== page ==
merely because he was born with a heart defect. He decided that he needed to
climb up Mt. Olympus in SLC to commemorate his brother's death. However,
to pull off this stunt, he had to haul a whole team of medical professionals up
the mountain with him, and even with that, he still almost died.
Life is tenuous at best and anyone who drives a car along the freeways of the
Wasatch front gets that feeling like you have very little control and your life
is not your own. That is enough adrenaline for me.However, if people
really want to take these kinds of risks. They should be free to do so. It is a
free country. I just believe that if they are doing it they should have to
have insurance that pays the tax payers back for their rescue or recovery.
Brahmabull, "More people die on Utah roads (by a vast majority) than
BASE jumping"Well, there are probably over a million drivers in Utah
and if they were all BASE jumping multiple times every day, then there would be
many more deaths. Oh, and by the way, if the parachute does not open, then you
can't LIVE with the decision.
Death needs to be lucky once, a base jumper or sky diver need to be lucky 100%
of the time -
I'm terribly sorry for the loved ones these jumpers have left behind, but
it just isn't right to foist the cost of rescue and recovery for this
"adventuresomeness" onto those who would never engage in it or support
it. Please get a grip, adventuring community. Propose a solution
or it's certain one will be proposed for you. No insurance company in
their right mind will insure you, so one thing you might collectively consider
is pooling your resources to insure each other. Would you be willing to do
that, so as to continue your fun while avoiding becoming a burden, never mind a
sorrow and grief, when the occasional life is senselessly lost and family
Of course these kinds of "accidents" will occur and occur again and
again. There will be no stopping them due to the addictive thrill it is to
participate in something as dangerous as this.These
"accidents" are, of course, tragic to say the least, and we all feel
horribly for the pain it inflicts upon their surviving families, friends,
acquaintances and general public. But nothing makes them acceptable. Again,
however, they will never stop for the reason mentioned above.But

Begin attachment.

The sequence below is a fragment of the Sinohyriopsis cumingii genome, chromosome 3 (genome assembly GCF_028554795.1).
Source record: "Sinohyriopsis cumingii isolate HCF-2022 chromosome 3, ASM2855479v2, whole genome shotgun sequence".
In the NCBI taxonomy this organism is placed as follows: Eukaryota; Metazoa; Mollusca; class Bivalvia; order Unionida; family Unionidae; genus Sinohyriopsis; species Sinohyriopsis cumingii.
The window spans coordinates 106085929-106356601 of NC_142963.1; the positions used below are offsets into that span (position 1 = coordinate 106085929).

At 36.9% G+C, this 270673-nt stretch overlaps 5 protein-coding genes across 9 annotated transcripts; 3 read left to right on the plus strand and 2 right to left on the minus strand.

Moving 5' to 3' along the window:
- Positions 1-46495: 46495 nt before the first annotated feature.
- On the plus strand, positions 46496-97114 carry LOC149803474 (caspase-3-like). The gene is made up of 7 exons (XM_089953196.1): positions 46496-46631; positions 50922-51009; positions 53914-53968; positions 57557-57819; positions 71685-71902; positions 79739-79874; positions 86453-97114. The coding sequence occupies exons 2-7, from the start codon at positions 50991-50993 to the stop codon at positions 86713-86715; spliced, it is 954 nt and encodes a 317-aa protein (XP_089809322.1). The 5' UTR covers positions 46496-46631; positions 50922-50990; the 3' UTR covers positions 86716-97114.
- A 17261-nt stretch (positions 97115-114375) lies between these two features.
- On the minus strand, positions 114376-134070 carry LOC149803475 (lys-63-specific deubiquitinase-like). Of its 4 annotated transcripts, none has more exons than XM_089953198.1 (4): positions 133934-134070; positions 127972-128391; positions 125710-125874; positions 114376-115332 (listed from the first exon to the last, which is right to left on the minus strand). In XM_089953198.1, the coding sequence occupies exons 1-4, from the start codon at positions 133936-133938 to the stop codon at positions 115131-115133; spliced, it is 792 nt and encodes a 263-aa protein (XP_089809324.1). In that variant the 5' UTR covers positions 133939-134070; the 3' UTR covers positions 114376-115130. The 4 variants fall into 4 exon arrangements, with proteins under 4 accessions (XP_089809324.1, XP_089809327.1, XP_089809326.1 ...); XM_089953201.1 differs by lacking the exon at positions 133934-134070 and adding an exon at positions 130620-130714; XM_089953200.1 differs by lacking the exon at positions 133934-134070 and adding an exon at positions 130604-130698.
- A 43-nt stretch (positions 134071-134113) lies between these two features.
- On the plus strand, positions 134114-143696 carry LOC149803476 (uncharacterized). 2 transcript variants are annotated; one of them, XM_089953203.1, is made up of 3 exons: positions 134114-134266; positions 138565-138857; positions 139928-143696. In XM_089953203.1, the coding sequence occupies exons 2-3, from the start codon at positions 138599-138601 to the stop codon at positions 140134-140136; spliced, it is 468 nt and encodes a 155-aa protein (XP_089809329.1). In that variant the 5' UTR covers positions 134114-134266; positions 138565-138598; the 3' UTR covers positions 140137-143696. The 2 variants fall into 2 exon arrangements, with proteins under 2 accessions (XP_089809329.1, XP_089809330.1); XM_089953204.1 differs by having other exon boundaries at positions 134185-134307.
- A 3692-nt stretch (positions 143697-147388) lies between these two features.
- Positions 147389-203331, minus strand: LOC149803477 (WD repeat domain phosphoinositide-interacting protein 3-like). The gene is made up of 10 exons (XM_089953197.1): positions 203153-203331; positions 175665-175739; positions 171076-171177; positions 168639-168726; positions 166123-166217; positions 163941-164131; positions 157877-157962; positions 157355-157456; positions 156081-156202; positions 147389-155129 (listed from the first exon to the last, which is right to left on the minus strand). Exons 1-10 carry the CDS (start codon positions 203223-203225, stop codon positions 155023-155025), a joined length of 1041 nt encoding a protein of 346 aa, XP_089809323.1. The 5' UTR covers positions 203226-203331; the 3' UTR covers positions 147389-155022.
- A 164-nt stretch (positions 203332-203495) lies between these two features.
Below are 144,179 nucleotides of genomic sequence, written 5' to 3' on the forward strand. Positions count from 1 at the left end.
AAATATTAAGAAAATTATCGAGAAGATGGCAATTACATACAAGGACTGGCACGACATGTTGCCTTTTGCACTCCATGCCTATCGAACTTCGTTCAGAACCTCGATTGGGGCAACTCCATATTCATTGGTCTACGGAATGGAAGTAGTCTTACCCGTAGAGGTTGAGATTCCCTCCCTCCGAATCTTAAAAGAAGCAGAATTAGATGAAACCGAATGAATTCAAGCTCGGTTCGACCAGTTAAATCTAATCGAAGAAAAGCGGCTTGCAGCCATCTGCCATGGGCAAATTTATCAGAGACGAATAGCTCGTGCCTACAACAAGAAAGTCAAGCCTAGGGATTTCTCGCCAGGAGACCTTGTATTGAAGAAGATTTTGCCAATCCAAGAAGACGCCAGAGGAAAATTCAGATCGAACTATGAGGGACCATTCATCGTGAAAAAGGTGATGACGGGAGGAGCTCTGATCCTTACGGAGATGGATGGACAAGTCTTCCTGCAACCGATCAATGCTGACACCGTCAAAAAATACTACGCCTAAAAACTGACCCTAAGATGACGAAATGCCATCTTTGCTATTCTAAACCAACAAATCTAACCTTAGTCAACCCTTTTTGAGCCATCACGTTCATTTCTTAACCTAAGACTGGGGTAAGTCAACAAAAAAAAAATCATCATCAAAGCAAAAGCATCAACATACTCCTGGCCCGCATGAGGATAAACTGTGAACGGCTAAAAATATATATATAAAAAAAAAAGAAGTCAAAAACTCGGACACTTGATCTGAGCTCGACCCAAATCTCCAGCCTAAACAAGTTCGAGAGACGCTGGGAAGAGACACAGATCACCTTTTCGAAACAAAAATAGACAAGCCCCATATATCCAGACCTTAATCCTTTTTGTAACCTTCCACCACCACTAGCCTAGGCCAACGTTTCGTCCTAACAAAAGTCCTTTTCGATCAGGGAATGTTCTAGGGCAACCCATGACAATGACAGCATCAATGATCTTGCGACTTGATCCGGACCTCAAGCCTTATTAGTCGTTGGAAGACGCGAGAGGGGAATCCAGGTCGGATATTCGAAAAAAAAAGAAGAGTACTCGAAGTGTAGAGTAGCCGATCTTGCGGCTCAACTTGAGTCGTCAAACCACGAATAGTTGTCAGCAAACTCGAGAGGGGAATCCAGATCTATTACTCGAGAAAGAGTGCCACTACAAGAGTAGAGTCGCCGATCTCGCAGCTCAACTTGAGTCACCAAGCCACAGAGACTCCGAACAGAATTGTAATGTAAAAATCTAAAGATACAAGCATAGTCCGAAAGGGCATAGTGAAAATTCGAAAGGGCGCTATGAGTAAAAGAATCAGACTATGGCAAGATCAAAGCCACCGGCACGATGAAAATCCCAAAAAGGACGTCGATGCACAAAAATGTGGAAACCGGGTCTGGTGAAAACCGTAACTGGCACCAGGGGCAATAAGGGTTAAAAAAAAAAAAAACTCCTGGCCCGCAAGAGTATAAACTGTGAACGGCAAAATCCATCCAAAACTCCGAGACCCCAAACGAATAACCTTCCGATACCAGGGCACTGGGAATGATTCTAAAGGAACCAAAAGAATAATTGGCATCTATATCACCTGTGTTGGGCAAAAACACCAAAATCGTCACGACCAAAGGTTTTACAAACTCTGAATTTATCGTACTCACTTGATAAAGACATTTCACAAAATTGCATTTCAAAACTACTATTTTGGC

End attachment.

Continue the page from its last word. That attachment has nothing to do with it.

what should stop, I think, is for so much of the public and even news media who
idolize this dangerous behavior consisting of solely "for the thrill of
U-tarLast time I checked there are people who have had their
parachutes not open completely on a base jump. Some have survived that happening
to them. So to say if the chute doesn't open, that's it, its over is
kind of over kill. I understand the odds are slim of making it out alive after
something goes wrong while base jumping. Either way, the body recovery
teams/search and rescue have had to recover and rescue people doing all kinds of
outdoor activities. Hikers get stranded on steep mountains, hunters get lost,
atv riders crash. None of those have to pay the bill for the rescue teams. You
can take all the precautions in the world and sometimes things happen. Let them
do what they love, you and I can do the same as long as it doesn't hurt
anybody but us.
Brahmabull:If I am not mistaken, you too, are Mormon. But, I
understand you are taking a little time off from the church for the time being.
I look forward to you coming back.However, you asked, "Why must
you relate every story to your religion?" Did you see my comment was
directed to Brave Sir Robin? Did you also know Brave Sir Robin is Mormon? So, I
am a Mormon showing a Mormon apostle's counsel to another Mormon. Does that
answer your question? As a reminder as well, Deseret News is Mormon-owned and
lots of Mormons come here.
BrahmabullThanks for the wisdom on the increased odds of survival, makes
me feel so much better. You are right in one respect, people have the right to
be foolish; and I would never deny them of that.
Condolences to the friends and family of these two most recently deceased BASE
Its human nature that risk is part of our life. We can't stop it, we
can't control it, we can't criminalize it. But risk should be value
based to sustain a life. An infant learning to walk takes a risk, and child
going up and down stairs is taking a risk, and children playing are taking risks
so its human trait we can't deny as normal.How much pain a
person is willing to endure is where they limit their risks socially. Then level
of individuals skills and physical dexterity is not so equal. Experience is
probably the most dangerous element that risk takers get hurt with. With
experience comes complacency and disregard of equipment and safety condition.People are going to die and we cannot control it but they should not
endanger others for taking risk that put others at risk without consent. No one
knows their limits and nature can't predict it so we just bury those who
lose while other seek the same risks.Americans are born to take
risks for Freedoms and liberties that are a worthy risk, its our way of training
to defend this country from oppression and invasion.
I am sympathetic to the needs of people who defy death for the thrill of it all.
But I do not understand fathers of young children who put their lives at risk
for fun. Now there is an unborn child who will never know their
daddy. That is the greatest tragedy of all.
Do we really need religious leaders to tell us that BASE jumping is dangerous?
Certainly wise words, but is that council "religious"? Does
it carry more weight if a church leader tells you than if your wise grandpa
does?Is BASE jumping a Religious issue?